Referring to FIGS. 8A-8C, an installation of one embodiment of the present invention is progressively shown. FIG. 8A shows electrical wires 82 and 84 running through a first component (here, electrical conduit 70 for example) having a threaded end 76. Electrical wires 82 and 84 are also shown running through a second component (here, electrical conduit 80, for example). FIG. 8B shows the threaded end 22 of the bushing 20 threadedly engaging the threaded end 76 of the first component 70, an electrical conduit. The threaded end 12 of the adapter 10 is shown threadedly engaging the threaded end 86 of the second component 80, an electrical conduit. Five to seven turns of engagement are generally required to meet explosion proof connection specification such as UL 886.
FIG. 8C shows the adapter 10 receiving the smooth male end 24 of the bushing 20. Once the smooth male end 24 is completely inserted into the adapter 10, the screws 50 in the collar 14 are tightened such that the screw tips 54 contact the groove 29 in the bushing 20 to reduce axial movement between the bushing 20 and the adapter 10.
It should be noted that the locking mechanism allows rotation, but substantially reduces axial movement, between the bushing 20 and the adapter 10 in some embodiments. Thus, it will be appreciated that this allowed rotational movement also allows the adapter 10 and the bushing 20 to be rotated about components that are incapable of rotating, i.e. fixed. A wrench may be placed on the wrench lands 18 of the collar 14 on the adapter 10 to rotate the adapter 10 about the second component 80 for threaded engagement therewith. Further, a wrench may be placed on the hexagonal stop 27 to rotate the bushing 20 for threaded engagement with the first component 70. In this way, insertion of fitting 100 into an electrical system is facilitated.
This ease of assembly allows for quick and easy installation and removal of a fitting to connect two components, while still providing an explosion proof fitting.
Although the components are shown to be electrical conduits in some embodiments, the components could comprise electrical boxes, solenoids, or any other types of components. Further, although the conduits 80 and 90 are shown as having external threads, and fitting 100 is shown having internal threads, fitting 100 could have external threads on either end mating with components 80 or 90 having internal threads.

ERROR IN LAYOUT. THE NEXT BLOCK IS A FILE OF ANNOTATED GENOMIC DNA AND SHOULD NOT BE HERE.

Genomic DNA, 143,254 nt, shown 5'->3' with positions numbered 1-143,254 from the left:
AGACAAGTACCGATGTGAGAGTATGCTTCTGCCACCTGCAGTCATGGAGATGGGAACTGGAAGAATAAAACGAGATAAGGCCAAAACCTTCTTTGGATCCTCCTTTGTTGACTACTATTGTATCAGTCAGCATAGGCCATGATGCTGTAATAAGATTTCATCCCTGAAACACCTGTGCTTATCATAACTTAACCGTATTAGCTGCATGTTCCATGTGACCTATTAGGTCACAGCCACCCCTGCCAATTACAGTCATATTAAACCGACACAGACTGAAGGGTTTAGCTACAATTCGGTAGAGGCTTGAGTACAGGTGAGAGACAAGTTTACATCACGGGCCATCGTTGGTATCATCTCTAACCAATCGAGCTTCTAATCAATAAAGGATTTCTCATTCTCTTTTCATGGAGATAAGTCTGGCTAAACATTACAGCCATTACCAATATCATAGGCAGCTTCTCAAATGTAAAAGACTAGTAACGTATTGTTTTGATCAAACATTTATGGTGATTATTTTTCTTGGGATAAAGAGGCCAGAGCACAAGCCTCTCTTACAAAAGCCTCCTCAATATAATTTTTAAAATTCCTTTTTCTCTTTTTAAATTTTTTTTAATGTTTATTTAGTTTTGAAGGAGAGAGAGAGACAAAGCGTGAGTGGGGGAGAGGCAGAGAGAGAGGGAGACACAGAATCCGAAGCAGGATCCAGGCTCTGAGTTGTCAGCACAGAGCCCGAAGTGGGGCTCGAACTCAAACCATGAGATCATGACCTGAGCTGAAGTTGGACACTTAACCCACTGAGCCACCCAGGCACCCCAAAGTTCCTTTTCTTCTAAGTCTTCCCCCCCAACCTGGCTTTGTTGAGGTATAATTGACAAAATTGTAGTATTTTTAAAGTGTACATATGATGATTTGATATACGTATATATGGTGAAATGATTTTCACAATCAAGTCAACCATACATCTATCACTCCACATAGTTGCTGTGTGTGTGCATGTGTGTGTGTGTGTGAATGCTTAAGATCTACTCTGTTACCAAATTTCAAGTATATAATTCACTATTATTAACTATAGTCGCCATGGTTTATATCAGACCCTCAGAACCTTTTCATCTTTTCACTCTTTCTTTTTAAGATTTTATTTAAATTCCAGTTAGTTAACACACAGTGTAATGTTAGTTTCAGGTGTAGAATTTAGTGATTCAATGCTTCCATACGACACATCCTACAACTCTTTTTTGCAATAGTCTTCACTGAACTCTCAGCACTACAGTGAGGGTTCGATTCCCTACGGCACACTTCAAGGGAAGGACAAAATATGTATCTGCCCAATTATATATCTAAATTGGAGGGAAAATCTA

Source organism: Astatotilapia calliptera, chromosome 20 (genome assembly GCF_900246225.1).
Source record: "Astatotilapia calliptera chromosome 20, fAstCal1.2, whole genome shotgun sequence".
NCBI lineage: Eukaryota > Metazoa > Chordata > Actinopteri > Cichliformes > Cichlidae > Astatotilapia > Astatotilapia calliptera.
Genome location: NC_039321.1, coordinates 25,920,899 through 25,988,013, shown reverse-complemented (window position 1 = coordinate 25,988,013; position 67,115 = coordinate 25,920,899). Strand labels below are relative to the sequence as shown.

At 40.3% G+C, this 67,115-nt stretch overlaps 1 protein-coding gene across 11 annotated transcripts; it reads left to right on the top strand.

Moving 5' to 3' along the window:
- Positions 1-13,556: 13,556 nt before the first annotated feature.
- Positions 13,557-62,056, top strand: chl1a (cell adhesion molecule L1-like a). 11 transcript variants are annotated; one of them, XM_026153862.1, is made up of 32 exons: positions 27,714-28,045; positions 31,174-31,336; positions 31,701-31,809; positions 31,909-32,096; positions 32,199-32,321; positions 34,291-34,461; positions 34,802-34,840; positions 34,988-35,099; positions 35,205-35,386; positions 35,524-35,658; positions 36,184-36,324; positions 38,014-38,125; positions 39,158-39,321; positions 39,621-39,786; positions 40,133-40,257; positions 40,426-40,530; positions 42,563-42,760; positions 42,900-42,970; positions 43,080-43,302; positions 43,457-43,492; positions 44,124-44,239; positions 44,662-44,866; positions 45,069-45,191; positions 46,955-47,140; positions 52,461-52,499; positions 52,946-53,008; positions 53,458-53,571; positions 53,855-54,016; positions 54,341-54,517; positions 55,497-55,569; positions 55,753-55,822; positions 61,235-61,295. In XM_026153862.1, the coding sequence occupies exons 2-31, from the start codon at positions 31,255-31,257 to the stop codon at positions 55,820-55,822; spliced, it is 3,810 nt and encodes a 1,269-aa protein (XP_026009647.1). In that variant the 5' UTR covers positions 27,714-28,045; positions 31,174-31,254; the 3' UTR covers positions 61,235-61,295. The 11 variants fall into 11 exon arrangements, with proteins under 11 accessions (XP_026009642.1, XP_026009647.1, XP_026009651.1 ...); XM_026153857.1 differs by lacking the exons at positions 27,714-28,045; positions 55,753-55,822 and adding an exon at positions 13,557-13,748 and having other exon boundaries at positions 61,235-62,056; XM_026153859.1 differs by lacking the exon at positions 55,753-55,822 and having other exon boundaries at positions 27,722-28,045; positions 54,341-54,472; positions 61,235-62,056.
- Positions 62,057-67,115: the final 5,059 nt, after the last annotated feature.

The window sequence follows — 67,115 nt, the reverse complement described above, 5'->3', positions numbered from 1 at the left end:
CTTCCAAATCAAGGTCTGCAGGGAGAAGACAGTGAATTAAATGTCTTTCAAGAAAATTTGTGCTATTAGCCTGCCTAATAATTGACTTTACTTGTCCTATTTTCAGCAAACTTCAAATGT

Further, although the diameter of components 80 or 90 shown are different, fitting 100 could be constructed such that outside diameter of threaded end 22 of bushing 26 were identical, smaller than, or larger than, the outside diameter of threaded end 12 of adapter 10.
The explosion proof fitting previously described also could be utilized to place one component or conduit in fluid communication with another conduit thus allowing explosive gasses to flow from one component or conduit to another. The explosion proof nature of the fitting would safely allow the flow of hazardous liquids or gases through a pipeline, for example.
Although various embodiments have been shown and described, the invention is not so limited and will be understood to include all such modifications and variations as would be apparent to one skilled in the art.
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|U.S. Classification||285/404, 285/335, 285/90, 285/399, 285/83, 285/918, 285/82, 285/403, 285/123.13|
|International Classification||F16B35/00, H02G9/00, F16L25/08, H02G3/06, H02G1/06, H02G9/06, F16L37/12, F16L37/088|
|Cooperative Classification||Y10S285/918, H02G3/0616, F16L25/08, F16L37/1205, H02G9/06, F16L37/088|
|European Classification||F16L37/12B, F16L25/08, H02G9/06, H02G3/06C, F16L37/088|
|Jul 27, 2001||AS||Assignment|
Owner name: ASCO CONTROLS, L.P., NEW JERSEY
Free format text: ASSIGNMENT OF ASSIGNORS INTEREST;ASSIGNORS:LAMARCA, DREW P.;BARILE, GENNARO A.;REEL/FRAME:012035/0260
Effective date: 20010628
|Mar 10, 2006||FPAY||Fee payment|
Year of fee payment: 4
|Mar 10, 2010||FPAY||Fee payment|
Year of fee payment: 8
|Apr 18, 2014||REMI||Maintenance fee reminder mailed|
|Sep 10, 2014||LAPS||Lapse for failure to pay maintenance fees|
|Oct 28, 2014||FP||Expired due to failure to pay maintenance fee|
Effective date: 20140910